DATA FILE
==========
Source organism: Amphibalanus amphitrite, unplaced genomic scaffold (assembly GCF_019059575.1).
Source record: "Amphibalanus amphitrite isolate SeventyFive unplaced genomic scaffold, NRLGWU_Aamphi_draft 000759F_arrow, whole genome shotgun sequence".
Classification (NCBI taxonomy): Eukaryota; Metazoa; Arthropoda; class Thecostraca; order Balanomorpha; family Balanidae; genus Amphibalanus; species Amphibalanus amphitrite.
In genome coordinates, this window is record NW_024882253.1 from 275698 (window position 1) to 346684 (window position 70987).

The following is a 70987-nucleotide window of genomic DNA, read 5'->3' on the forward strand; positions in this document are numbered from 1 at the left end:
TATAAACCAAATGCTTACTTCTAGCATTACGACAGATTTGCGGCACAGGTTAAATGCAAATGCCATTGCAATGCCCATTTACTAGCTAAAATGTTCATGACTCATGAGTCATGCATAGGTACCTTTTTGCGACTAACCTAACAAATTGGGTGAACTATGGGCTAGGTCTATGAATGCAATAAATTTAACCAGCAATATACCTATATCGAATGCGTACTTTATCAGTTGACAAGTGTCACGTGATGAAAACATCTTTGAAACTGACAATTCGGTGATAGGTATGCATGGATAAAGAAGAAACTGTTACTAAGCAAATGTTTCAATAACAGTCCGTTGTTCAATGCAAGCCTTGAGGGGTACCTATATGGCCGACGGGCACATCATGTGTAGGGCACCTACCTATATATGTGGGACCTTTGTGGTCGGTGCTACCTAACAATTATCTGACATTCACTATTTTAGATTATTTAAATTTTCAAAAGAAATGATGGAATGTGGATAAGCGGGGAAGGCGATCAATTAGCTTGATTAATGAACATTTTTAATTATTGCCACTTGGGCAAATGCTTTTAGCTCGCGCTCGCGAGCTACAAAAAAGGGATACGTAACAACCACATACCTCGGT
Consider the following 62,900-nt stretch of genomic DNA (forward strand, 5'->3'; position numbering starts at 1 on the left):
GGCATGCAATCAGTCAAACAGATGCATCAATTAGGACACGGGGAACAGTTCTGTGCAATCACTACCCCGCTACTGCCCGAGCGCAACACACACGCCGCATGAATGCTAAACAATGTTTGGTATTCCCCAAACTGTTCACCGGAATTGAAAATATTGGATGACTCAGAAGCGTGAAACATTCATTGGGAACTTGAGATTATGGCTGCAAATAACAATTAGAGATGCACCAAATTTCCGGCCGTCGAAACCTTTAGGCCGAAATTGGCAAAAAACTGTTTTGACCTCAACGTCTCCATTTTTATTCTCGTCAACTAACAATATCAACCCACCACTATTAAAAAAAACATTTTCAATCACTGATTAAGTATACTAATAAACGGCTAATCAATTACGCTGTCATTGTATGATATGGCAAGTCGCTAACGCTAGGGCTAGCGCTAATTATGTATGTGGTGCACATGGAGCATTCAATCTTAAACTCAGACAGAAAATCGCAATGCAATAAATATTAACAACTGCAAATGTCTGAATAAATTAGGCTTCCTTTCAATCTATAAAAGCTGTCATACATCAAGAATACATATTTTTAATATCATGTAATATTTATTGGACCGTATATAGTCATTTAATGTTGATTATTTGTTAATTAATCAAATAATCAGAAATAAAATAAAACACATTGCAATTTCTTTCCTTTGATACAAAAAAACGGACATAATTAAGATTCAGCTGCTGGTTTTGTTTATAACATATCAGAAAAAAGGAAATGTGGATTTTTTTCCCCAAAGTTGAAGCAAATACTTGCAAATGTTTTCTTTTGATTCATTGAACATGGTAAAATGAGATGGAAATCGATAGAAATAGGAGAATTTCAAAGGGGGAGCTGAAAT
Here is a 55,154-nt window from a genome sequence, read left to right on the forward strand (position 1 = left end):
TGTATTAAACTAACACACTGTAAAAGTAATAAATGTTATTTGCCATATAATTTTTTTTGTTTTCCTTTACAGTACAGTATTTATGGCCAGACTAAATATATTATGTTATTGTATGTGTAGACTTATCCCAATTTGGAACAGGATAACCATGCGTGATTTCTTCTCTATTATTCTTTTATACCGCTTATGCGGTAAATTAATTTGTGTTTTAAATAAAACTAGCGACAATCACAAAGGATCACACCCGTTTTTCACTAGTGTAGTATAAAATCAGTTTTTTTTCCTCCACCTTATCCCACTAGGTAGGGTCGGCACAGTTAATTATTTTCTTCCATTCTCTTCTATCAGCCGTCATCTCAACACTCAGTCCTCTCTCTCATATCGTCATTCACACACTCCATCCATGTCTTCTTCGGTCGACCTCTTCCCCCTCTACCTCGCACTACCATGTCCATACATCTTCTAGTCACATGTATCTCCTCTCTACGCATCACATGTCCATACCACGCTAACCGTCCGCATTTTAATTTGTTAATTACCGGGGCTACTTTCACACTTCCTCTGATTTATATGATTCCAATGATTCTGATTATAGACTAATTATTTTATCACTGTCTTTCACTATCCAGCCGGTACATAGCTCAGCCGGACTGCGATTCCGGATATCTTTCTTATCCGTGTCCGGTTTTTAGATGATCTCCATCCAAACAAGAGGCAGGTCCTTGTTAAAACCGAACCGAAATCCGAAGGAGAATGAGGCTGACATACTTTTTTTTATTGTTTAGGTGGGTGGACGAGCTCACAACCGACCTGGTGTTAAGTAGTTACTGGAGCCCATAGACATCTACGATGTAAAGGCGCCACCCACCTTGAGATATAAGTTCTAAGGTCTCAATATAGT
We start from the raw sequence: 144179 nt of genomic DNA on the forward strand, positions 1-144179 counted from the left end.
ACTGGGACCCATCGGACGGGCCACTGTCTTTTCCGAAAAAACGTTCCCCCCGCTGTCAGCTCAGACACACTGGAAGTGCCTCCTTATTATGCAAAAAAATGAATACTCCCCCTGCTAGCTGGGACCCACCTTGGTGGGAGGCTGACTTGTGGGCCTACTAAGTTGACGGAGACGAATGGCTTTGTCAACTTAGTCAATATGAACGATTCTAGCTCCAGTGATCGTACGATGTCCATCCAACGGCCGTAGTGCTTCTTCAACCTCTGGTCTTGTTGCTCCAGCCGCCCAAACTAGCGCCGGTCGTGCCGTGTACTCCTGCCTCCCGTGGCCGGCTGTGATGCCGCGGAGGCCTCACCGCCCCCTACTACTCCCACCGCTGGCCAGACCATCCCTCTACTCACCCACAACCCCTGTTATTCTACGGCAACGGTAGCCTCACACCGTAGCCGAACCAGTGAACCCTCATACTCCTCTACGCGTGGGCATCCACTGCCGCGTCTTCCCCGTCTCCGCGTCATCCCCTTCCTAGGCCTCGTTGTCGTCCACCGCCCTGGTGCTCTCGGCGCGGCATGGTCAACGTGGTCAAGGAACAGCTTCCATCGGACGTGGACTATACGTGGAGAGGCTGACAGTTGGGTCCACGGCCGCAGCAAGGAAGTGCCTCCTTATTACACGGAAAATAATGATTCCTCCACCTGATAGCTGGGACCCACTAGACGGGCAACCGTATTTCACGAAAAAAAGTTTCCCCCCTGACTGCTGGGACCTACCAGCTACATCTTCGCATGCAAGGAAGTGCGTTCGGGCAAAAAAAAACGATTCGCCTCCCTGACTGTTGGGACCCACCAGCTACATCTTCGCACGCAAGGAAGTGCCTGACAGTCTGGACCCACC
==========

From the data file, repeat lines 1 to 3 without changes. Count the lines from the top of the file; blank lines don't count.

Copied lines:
Source organism: Amphibalanus amphitrite, unplaced genomic scaffold (assembly GCF_019059575.1).
Source record: "Amphibalanus amphitrite isolate SeventyFive unplaced genomic scaffold, NRLGWU_Aamphi_draft 000759F_arrow, whole genome shotgun sequence".
Classification (NCBI taxonomy): Eukaryota; Metazoa; Arthropoda; class Thecostraca; order Balanomorpha; family Balanidae; genus Amphibalanus; species Amphibalanus amphitrite.